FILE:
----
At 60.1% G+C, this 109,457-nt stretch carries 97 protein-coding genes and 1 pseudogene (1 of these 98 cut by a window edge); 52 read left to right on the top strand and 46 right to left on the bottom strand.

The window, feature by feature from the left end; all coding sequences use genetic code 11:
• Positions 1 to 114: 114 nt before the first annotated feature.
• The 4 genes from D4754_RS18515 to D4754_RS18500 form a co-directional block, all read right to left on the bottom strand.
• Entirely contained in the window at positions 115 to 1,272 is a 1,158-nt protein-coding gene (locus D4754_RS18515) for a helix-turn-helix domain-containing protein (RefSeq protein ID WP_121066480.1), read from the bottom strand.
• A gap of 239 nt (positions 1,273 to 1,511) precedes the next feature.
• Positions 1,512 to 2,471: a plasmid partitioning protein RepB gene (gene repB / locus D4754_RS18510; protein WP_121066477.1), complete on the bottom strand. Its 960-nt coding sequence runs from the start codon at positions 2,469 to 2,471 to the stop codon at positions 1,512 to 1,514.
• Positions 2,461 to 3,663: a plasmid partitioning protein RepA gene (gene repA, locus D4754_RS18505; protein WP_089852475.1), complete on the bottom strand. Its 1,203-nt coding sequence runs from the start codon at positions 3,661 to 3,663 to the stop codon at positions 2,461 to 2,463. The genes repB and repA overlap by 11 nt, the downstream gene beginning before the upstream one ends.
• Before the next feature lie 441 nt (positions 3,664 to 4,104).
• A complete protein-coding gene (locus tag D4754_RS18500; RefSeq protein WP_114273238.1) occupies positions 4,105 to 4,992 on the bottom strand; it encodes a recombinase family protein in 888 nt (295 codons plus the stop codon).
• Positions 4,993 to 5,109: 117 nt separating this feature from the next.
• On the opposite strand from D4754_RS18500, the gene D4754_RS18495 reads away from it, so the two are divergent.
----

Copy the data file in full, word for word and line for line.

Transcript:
At 60.1% G+C, this 109,457-nt stretch carries 97 protein-coding genes and 1 pseudogene (1 of these 98 cut by a window edge); 52 read left to right on the top strand and 46 right to left on the bottom strand.

The window, feature by feature from the left end; all coding sequences use genetic code 11:
• Positions 1 to 114: 114 nt before the first annotated feature.
• The 4 genes from D4754_RS18515 to D4754_RS18500 form a co-directional block, all read right to left on the bottom strand.
• Entirely contained in the window at positions 115 to 1,272 is a 1,158-nt protein-coding gene (locus D4754_RS18515) for a helix-turn-helix domain-containing protein (RefSeq protein ID WP_121066480.1), read from the bottom strand.
• A gap of 239 nt (positions 1,273 to 1,511) precedes the next feature.
• Positions 1,512 to 2,471: a plasmid partitioning protein RepB gene (gene repB / locus D4754_RS18510; protein WP_121066477.1), complete on the bottom strand. Its 960-nt coding sequence runs from the start codon at positions 2,469 to 2,471 to the stop codon at positions 1,512 to 1,514.
• Positions 2,461 to 3,663: a plasmid partitioning protein RepA gene (gene repA, locus D4754_RS18505; protein WP_089852475.1), complete on the bottom strand. Its 1,203-nt coding sequence runs from the start codon at positions 3,661 to 3,663 to the stop codon at positions 2,461 to 2,463. The genes repB and repA overlap by 11 nt, the downstream gene beginning before the upstream one ends.
• Before the next feature lie 441 nt (positions 3,664 to 4,104).
• A complete protein-coding gene (locus tag D4754_RS18500; RefSeq protein WP_114273238.1) occupies positions 4,105 to 4,992 on the bottom strand; it encodes a recombinase family protein in 888 nt (295 codons plus the stop codon).
• Positions 4,993 to 5,109: 117 nt separating this feature from the next.
• On the opposite strand from D4754_RS18500, the gene D4754_RS18495 reads away from it, so the two are divergent.